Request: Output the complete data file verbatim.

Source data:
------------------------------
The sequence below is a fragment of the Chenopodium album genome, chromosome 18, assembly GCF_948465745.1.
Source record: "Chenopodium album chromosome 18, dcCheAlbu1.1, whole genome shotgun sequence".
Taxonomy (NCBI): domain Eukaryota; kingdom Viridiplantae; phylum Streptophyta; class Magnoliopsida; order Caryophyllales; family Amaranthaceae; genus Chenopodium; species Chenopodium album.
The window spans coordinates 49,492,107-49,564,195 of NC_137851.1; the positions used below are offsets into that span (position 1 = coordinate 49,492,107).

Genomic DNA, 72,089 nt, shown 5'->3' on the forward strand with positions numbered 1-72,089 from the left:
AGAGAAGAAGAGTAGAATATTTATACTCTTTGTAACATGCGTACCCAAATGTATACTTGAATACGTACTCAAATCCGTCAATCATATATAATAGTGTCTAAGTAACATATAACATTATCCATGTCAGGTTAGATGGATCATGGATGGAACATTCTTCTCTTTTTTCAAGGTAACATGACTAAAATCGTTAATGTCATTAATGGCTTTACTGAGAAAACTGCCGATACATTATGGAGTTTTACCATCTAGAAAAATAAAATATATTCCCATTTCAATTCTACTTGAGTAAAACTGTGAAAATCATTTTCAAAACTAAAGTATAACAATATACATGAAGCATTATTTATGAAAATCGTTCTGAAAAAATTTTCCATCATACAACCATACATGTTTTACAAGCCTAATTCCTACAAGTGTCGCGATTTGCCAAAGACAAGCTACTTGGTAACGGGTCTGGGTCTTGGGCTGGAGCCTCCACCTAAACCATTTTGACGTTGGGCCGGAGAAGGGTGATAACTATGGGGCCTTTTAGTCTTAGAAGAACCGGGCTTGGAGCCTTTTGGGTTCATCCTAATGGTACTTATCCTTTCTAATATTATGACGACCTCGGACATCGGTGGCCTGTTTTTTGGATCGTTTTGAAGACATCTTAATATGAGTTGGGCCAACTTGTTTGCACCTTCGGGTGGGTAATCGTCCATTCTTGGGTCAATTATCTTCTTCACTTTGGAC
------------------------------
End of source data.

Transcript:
The sequence below is a fragment of the Chenopodium album genome, chromosome 18, assembly GCF_948465745.1.
Source record: "Chenopodium album chromosome 18, dcCheAlbu1.1, whole genome shotgun sequence".
Taxonomy (NCBI): domain Eukaryota; kingdom Viridiplantae; phylum Streptophyta; class Magnoliopsida; order Caryophyllales; family Amaranthaceae; genus Chenopodium; species Chenopodium album.
The window spans coordinates 49,492,107-49,564,195 of NC_137851.1; the positions used below are offsets into that span (position 1 = coordinate 49,492,107).

Genomic DNA, 72,089 nt, shown 5'->3' on the forward strand with positions numbered 1-72,089 from the left:
AGAGAAGAAGAGTAGAATATTTATACTCTTTGTAACATGCGTACCCAAATGTATACTTGAATACGTACTCAAATCCGTCAATCATATATAATAGTGTCTAAGTAACATATAACATTATCCATGTCAGGTTAGATGGATCATGGATGGAACATTCTTCTCTTTTTTCAAGGTAACATGACTAAAATCGTTAATGTCATTAATGGCTTTACTGAGAAAACTGCCGATACATTATGGAGTTTTACCATCTAGAAAAATAAAATATATTCCCATTTCAATTCTACTTGAGTAAAACTGTGAAAATCATTTTCAAAACTAAAGTATAACAATATACATGAAGCATTATTTATGAAAATCGTTCTGAAAAAATTTTCCATCATACAACCATACATGTTTTACAAGCCTAATTCCTACAAGTGTCGCGATTTGCCAAAGACAAGCTACTTGGTAACGGGTCTGGGTCTTGGGCTGGAGCCTCCACCTAAACCATTTTGACGTTGGGCCGGAGAAGGGTGATAACTATGGGGCCTTTTAGTCTTAGAAGAACCGGGCTTGGAGCCTTTTGGGTTCATCCTAATGGTACTTATCCTTTCTAATATTATGACGACCTCGGACATCGGTGGCCTGTTTTTTGGATCGTTTTGAAGACATCTTAATATGAGTTGGGCCAACTTGTTTGCACCTTCGGGTGGGTAATCGTCCATTCTTGGGTCAATTATCTTCTTCACTTTGGAC